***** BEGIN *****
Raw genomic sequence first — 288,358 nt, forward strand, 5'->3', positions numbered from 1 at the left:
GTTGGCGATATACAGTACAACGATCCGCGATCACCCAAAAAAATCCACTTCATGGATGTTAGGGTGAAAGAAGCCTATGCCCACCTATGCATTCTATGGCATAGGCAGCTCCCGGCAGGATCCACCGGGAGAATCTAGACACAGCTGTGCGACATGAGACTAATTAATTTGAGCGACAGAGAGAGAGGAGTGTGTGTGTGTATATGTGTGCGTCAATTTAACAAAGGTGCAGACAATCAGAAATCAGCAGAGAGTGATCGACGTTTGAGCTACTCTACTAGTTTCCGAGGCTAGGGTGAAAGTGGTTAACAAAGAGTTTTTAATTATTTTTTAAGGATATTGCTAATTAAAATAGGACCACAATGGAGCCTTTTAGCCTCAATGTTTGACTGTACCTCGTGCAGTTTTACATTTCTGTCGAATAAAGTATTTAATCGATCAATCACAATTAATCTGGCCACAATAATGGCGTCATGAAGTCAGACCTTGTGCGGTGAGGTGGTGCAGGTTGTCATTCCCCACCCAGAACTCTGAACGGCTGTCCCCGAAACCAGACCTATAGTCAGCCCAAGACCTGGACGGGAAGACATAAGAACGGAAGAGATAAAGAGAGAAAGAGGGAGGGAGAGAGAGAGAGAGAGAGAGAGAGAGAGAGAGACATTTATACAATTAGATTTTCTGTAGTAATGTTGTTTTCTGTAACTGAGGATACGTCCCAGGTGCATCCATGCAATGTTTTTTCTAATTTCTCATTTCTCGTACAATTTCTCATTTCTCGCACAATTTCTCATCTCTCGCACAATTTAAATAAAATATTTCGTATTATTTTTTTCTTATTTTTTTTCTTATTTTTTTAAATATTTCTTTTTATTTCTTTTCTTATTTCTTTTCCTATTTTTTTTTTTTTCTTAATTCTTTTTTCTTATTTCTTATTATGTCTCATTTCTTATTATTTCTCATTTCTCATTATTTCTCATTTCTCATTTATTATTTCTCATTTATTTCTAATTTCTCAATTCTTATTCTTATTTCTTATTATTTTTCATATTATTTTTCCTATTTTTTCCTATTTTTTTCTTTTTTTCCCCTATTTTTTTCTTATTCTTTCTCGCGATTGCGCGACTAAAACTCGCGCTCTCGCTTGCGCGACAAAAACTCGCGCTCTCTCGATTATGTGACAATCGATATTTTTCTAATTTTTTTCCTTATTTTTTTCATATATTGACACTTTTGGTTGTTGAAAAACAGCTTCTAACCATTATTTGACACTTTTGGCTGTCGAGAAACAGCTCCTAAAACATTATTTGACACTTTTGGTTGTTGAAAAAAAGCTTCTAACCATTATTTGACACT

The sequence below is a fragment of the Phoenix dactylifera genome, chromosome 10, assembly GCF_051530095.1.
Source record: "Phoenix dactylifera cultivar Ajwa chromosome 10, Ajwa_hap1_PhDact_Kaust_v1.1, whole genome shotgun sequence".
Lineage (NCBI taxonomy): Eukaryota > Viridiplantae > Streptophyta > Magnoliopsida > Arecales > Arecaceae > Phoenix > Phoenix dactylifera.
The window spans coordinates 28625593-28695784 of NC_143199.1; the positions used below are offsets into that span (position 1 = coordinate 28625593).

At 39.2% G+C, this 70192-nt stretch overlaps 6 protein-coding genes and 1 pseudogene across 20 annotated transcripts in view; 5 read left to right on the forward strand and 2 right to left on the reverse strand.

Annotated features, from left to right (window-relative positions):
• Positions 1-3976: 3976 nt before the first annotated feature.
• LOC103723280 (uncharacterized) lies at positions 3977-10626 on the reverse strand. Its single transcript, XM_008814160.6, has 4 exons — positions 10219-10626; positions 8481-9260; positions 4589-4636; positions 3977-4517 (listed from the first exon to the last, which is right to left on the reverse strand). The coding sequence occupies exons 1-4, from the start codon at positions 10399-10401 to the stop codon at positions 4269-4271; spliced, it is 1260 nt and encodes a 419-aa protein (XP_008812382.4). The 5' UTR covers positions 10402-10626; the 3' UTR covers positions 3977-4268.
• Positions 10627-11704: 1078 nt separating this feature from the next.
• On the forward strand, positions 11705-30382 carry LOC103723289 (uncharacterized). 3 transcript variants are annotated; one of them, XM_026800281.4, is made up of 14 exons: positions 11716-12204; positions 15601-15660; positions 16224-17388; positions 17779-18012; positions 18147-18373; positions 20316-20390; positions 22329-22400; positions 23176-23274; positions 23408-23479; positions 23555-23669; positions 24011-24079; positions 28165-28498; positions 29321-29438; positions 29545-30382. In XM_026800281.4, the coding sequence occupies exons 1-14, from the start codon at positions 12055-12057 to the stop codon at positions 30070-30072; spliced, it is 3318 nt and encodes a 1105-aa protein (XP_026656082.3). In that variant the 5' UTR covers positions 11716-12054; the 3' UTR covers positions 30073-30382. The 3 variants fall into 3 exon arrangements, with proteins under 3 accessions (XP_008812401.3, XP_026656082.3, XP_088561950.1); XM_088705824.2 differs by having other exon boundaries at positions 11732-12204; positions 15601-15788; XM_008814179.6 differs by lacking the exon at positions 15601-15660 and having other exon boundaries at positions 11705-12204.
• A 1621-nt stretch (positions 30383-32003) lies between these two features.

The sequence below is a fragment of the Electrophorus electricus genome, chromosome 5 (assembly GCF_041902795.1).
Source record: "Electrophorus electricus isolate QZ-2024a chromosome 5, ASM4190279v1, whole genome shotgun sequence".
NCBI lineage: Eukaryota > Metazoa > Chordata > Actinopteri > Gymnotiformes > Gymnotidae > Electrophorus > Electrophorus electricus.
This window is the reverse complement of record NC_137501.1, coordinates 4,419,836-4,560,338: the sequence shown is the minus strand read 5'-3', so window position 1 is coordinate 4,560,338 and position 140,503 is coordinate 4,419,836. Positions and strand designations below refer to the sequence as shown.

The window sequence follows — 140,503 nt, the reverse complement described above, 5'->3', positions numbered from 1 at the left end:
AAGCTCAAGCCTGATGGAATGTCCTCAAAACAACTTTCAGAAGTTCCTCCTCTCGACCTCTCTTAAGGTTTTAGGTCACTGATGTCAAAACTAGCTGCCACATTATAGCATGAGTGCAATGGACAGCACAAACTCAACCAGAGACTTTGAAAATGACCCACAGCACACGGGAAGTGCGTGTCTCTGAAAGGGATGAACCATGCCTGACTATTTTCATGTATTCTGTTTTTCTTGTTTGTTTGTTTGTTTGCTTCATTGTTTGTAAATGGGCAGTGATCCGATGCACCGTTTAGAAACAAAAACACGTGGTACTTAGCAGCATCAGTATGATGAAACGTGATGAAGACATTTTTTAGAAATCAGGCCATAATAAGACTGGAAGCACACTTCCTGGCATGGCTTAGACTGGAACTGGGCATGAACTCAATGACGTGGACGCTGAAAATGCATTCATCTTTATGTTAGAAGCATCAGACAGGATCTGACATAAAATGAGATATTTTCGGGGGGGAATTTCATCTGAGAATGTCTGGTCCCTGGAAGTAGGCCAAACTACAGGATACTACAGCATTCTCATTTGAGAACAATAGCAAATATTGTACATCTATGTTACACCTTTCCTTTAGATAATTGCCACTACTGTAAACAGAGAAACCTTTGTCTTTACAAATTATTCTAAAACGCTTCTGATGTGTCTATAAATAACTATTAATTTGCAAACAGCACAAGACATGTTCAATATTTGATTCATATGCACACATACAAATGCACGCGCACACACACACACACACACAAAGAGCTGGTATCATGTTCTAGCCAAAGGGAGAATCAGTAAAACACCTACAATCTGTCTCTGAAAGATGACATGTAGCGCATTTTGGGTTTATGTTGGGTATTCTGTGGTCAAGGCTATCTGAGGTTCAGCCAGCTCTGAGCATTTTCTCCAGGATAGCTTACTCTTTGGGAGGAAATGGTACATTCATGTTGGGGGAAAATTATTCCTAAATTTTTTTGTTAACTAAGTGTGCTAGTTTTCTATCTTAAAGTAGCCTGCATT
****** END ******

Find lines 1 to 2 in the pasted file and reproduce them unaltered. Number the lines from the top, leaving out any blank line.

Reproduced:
Raw genomic sequence first — 288,358 nt, forward strand, 5'->3', positions numbered from 1 at the left:
GTTGGCGATATACAGTACAACGATCCGCGATCACCCAAAAAAATCCACTTCATGGATGTTAGGGTGAAAGAAGCCTATGCCCACCTATGCATTCTATGGCATAGGCAGCTCCCGGCAGGATCCACCGGGAGAATCTAGACACAGCTGTGCGACATGAGACTAATTAATTTGAGCGACAGAGAGAGAGGAGTGTGTGTGTGTATATGTGTGCGTCAATTTAACAAAGGTGCAGACAATCAGAAATCAGCAGAGAGTGATCGACGTTTGAGCTACTCTACTAGTTTCCGAGGCTAGGGTGAAAGTGGTTAACAAAGAGTTTTTAATTATTTTTTAAGGATATTGCTAATTAAAATAGGACCACAATGGAGCCTTTTAGCCTCAATGTTTGACTGTACCTCGTGCAGTTTTACATTTCTGTCGAATAAAGTATTTAATCGATCAATCACAATTAATCTGGCCACAATAATGGCGTCATGAAGTCAGACCTTGTGCGGTGAGGTGGTGCAGGTTGTCATTCCCCACCCAGAACTCTGAACGGCTGTCCCCGAAACCAGACCTATAGTCAGCCCAAGACCTGGACGGGAAGACATAAGAACGGAAGAGATAAAGAGAGAAAGAGGGAGGGAGAGAGAGAGAGAGAGAGAGAGAGAGAGAGAGACATTTATACAATTAGATTTTCTGTAGTAATGTTGTTTTCTGTAACTGAGGATACGTCCCAGGTGCATCCATGCAATGTTTTTTCTAATTTCTCATTTCTCGTACAATTTCTCATTTCTCGCACAATTTCTCATCTCTCGCACAATTTAAATAAAATATTTCGTATTATTTTTTTCTTATTTTTTTTCTTATTTTTTTAAATATTTCTTTTTATTTCTTTTCTTATTTCTTTTCCTATTTTTTTTTTTTTCTTAATTCTTTTTTCTTATTTCTTATTATGTCTCATTTCTTATTATTTCTCATTTCTCATTATTTCTCATTTCTCATTTATTATTTCTCATTTATTTCTAATTTCTCAATTCTTATTCTTATTTCTTATTATTTTTCATATTATTTTTCCTATTTTTTCCTATTTTTTTCTTTTTTTCCCCTATTTTTTTCTTATTCTTTCTCGCGATTGCGCGACTAAAACTCGCGCTCTCGCTTGCGCGACAAAAACTCGCGCTCTCTCGATTATGTGACAATCGATATTTTTCTAATTTTTTTCCTTATTTTTTTCATATATTGACACTTTTGGTTGTTGAAAAACAGCTTCTAACCATTATTTGACACTTTTGGCTGTCGAGAAACAGCTCCTAAAACATTATTTGACACTTTTGGTTGTTGAAAAAAAGCTTCTAACCATTATTTGACACT